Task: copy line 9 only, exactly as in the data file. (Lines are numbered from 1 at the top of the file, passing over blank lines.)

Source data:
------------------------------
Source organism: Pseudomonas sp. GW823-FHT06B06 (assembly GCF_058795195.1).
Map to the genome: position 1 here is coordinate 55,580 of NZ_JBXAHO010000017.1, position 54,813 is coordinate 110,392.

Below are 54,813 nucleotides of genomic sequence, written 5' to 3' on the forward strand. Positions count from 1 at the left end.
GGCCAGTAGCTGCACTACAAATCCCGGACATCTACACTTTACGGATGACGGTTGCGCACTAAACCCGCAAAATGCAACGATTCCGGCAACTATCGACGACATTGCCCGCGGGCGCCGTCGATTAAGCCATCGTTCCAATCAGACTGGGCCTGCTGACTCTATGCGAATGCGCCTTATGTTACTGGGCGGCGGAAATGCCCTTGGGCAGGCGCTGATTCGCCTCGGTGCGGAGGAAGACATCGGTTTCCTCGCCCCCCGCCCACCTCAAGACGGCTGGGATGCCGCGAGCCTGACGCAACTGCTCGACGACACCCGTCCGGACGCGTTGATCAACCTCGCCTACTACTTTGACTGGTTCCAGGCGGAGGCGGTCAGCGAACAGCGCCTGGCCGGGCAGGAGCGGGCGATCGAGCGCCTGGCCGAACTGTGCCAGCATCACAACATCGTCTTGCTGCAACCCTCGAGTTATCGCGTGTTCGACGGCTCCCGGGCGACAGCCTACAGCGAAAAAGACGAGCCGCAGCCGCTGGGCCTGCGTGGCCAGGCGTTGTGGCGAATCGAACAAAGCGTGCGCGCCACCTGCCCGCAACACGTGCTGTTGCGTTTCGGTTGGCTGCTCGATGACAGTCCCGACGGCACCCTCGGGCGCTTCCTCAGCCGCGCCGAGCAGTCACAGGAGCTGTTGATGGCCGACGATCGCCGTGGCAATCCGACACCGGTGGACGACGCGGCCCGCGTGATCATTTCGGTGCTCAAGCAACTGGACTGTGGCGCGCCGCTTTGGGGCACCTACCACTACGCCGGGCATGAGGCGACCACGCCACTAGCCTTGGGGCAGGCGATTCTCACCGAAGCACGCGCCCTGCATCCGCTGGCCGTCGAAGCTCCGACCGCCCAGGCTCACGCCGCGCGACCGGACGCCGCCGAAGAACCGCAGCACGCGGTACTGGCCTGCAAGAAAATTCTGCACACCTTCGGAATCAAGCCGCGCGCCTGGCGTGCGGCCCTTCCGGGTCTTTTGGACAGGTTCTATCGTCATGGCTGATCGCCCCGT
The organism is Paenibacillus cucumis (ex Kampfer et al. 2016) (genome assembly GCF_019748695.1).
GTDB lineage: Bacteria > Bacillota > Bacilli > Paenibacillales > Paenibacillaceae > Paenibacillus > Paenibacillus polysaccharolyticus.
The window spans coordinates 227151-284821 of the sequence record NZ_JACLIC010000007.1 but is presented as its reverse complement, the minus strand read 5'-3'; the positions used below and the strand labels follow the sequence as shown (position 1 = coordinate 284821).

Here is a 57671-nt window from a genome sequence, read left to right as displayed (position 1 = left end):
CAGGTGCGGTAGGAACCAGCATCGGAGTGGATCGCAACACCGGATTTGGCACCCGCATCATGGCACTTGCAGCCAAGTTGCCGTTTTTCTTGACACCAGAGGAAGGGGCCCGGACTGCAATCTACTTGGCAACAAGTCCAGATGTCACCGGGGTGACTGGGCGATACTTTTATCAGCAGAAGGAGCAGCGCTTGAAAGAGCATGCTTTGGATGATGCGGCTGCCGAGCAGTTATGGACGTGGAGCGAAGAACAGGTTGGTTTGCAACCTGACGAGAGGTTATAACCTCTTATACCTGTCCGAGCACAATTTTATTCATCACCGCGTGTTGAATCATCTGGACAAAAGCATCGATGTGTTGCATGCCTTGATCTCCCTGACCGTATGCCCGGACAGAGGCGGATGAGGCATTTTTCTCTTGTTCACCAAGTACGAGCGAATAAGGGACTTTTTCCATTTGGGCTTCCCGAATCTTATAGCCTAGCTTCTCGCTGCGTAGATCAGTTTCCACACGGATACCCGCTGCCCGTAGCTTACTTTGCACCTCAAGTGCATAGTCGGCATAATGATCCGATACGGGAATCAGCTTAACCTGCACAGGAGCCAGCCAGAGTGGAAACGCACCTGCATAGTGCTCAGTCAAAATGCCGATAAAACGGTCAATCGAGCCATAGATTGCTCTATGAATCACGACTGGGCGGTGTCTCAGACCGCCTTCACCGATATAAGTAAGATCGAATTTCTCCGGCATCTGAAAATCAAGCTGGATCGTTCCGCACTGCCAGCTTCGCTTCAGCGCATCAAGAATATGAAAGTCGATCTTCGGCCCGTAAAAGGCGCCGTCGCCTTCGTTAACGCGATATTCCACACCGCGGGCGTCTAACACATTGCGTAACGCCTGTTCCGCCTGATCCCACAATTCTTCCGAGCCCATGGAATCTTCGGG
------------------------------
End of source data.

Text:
CAGGTGCGGTAGGAACCAGCATCGGAGTGGATCGCAACACCGGATTTGGCACCCGCATCATGGCACTTGCAGCCAAGTTGCCGTTTTTCTTGACACCAGAGGAAGGGGCCCGGACTGCAATCTACTTGGCAACAAGTCCAGATGTCACCGGGGTGACTGGGCGATACTTTTATCAGCAGAAGGAGCAGCGCTTGAAAGAGCATGCTTTGGATGATGCGGCTGCCGAGCAGTTATGGACGTGGAGCGAAGAACAGGTTGGTTTGCAACCTGACGAGAGGTTATAACCTCTTATACCTGTCCGAGCACAATTTTATTCATCACCGCGTGTTGAATCATCTGGACAAAAGCATCGATGTGTTGCATGCCTTGATCTCCCTGACCGTATGCCCGGACAGAGGCGGATGAGGCATTTTTCTCTTGTTCACCAAGTACGAGCGAATAAGGGACTTTTTCCATTTGGGCTTCCCGAATCTTATAGCCTAGCTTCTCGCTGCGTAGATCAGTTTCCACACGGATACCCGCTGCCCGTAGCTTACTTTGCACCTCAAGTGCATAGTCGGCATAATGATCCGATACGGGAATCAGCTTAACCTGCACAGGAGCCAGCCAGAGTGGAAACGCACCTGCATAGTGCTCAGTCAAAATGCCGATAAAACGGTCAATCGAGCCATAGATTGCTCTATGAATCACGACTGGGCGGTGTCTCAGACCGCCTTCACCGATATAAGTAAGATCGAATTTCTCCGGCATCTGAAAATCAAGCTGGATCGTTCCGCACTGCCAGCTTCGCTTCAGCGCATCAAGAATATGAAAGTCGATCTTCGGCCCGTAAAAGGCGCCGTCGCCTTCGTTAACGCGATATTCCACACCGCGGGCGTCTAACACATTGCGTAACGCCTGTTCCGCCTGATCCCACAATTCTTCCGAGCCCATGGAATCTTCGGG